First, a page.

I just learned how to synthesize a diagram of a finite state machine into a diagram of a logical circuit composed of D flip flops, a clock and logical gates.

However, I don't really have much experience with an actual physical building of an electrical circuit, so I thought I might try.

I was thinking about trying to actually build an electrical circuit of the following state machine diagram:

state machine diagram with 3 possible states

In other words, the description of the circuit is:

The circuit will have a button to press down and 3 LEDS.

At each point in time, only one of the LEDS will be on.

If the button is not pressed, it will remain in it's current state. If the button is pressed, then the turned on LED will change cyclically between the 3 LEDS, at a frequency determined by the Clock component.

(Also, possibly, a reset button to bring the state machine to an initial state)

My question is this: How would you technically do this? I have no acquaintance with the different brands and kinds of electrical components.

I know I need 2 D-flipflops because there are 3 states. I also know I need a clock to connect into the flipflops, and I would need OR/AND/NOT gates. I think I would also need a Mux to choose the specific LED to light according to the current state.

How do I find such suitable components to buy? I'm afraid I wouldn't know such a component if I saw one, the technical terms in some of the buying sites I visited kind of baffled me. Could you suggest components for the gates, mux, flipflops and clock?

Any tips and advice regarding this first amateur try would be very much appreciated.

  • \$\begingroup\$ Where you can buy the components is irrelevant at this point, since what you want to do is figure out how to make the machine work. To do that, it seems you already have a basic working knowledge of digital logic, but need help with a circuit design, yes? \$\endgroup\$
    – EM Fields
    Sep 20, 2014 at 12:28
  • \$\begingroup\$ It isn't clear how fast the clock is. If it is slow, say 1-5Hz, then you will see the LEDs show which state the circuit is in. Much faster than that, and the LEDs will switch on and off so quickly that they will look like they are on all the time, and the result of a button press will be a near-random outcome. Is that what you imagined? Hence, it might be easier to test with a slow clock. Alternatively use more than one button. I assume you designed the circuit to avoid the mechanical problems of "switch bounce", i.e. a button might make and break a contact several times when pressed \$\endgroup\$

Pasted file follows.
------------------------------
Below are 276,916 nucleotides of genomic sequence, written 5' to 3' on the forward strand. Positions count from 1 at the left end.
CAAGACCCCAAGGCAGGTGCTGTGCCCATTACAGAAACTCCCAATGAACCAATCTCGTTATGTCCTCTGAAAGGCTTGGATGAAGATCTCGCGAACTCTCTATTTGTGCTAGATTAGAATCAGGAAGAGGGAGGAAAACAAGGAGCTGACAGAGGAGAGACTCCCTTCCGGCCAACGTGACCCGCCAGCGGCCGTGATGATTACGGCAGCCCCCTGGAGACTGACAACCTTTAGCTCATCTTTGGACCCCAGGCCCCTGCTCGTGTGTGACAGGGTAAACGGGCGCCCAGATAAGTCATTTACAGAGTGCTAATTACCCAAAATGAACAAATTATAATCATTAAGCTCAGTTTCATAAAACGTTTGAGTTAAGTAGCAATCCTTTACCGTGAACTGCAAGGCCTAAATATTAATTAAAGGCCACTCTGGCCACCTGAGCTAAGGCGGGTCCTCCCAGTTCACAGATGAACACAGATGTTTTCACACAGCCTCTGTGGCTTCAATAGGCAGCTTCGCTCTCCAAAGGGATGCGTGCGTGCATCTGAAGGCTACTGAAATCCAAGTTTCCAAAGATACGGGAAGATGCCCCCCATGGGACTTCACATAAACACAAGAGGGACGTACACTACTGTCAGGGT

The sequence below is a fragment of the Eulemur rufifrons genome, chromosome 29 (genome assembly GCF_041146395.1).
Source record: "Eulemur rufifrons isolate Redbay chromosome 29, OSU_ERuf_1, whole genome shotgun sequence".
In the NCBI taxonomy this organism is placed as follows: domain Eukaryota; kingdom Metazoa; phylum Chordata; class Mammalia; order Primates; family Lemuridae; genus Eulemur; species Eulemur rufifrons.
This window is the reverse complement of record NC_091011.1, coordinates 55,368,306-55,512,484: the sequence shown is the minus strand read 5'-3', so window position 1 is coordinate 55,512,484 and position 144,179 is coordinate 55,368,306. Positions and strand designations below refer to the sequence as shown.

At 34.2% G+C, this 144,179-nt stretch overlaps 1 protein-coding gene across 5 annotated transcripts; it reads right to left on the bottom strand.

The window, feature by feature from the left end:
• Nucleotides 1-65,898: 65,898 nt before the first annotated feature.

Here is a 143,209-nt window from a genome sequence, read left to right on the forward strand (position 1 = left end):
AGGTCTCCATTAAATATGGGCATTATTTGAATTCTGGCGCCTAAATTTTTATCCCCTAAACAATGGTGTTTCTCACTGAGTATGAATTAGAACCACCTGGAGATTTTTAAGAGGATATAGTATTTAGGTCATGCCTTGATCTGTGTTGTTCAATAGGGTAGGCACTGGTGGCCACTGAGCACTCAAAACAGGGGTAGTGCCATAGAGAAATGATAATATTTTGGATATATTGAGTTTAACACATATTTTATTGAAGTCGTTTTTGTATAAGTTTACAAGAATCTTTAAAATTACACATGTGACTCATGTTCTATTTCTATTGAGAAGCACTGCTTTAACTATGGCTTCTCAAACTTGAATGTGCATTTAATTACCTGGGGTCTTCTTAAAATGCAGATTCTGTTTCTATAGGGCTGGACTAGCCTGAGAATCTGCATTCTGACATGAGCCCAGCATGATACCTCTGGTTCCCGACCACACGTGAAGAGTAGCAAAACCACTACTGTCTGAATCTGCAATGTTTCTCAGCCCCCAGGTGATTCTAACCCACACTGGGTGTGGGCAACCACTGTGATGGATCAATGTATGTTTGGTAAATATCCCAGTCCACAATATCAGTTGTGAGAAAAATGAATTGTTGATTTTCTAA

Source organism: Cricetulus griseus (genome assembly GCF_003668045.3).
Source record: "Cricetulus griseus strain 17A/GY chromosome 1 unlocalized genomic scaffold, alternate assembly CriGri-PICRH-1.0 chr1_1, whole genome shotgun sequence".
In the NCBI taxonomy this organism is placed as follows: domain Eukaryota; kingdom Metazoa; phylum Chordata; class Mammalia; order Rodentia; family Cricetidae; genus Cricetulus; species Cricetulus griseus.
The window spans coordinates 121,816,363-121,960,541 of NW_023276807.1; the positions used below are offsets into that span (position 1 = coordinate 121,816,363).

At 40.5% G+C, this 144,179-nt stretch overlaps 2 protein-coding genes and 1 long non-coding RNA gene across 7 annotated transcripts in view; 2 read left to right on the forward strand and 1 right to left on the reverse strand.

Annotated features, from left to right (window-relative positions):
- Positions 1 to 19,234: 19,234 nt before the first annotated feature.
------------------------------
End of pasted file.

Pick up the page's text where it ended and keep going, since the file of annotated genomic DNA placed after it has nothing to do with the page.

– gbulmer
    Sep 20, 2014 at 12:41

2 Answers 2


You should look at the 40xx CMOS series.

Wikipedia has a good list:


You also should inform yourself what you have to consider using cmos devices in real life (what to do with open pins, additional capacitors, what means open drain, output current and so on...)

Some important considerations:

  • Do not leave inputs unconnected
  • use 100nF capacitors between the supply Inputs
  • check if your device is open drain and if you really want it to be
  • check the output current a 40xx device can drive may add a driver(transistor) if you need a higher output current

Another think is maybe implement your statemachine in a logic simulator first and when it works there design a shematic using the 40xx logic gates.

This should get you started.

  • \$\begingroup\$ Thank you very much :) And what about the Clock and the Mux? And perhaps you know of a good place to start informing myself of the issues you mentioned? \$\endgroup\$
    – Ana M
    Sep 20, 2014 at 11:39
  • \$\begingroup\$ For the clock you can use a cmos oscillator there are types which generate directlly 3.3V or 5V clock signal. Some of your questions are answered here: analog.com/static/imported-files/rarely_asked_questions/… But I do not have many other information about it. Maybe look up an example project and try to understand it. \$\endgroup\$
    – TM90
    Sep 20, 2014 at 11:54
  • \$\begingroup\$ I modified the answer a bit hope it helps. I do not think the list is complete but this are some considerations \$\endgroup\$
    – TM90
    Sep 20, 2014 at 12:05

Here's a circuit that'll do everything you asked for:

enter image description here


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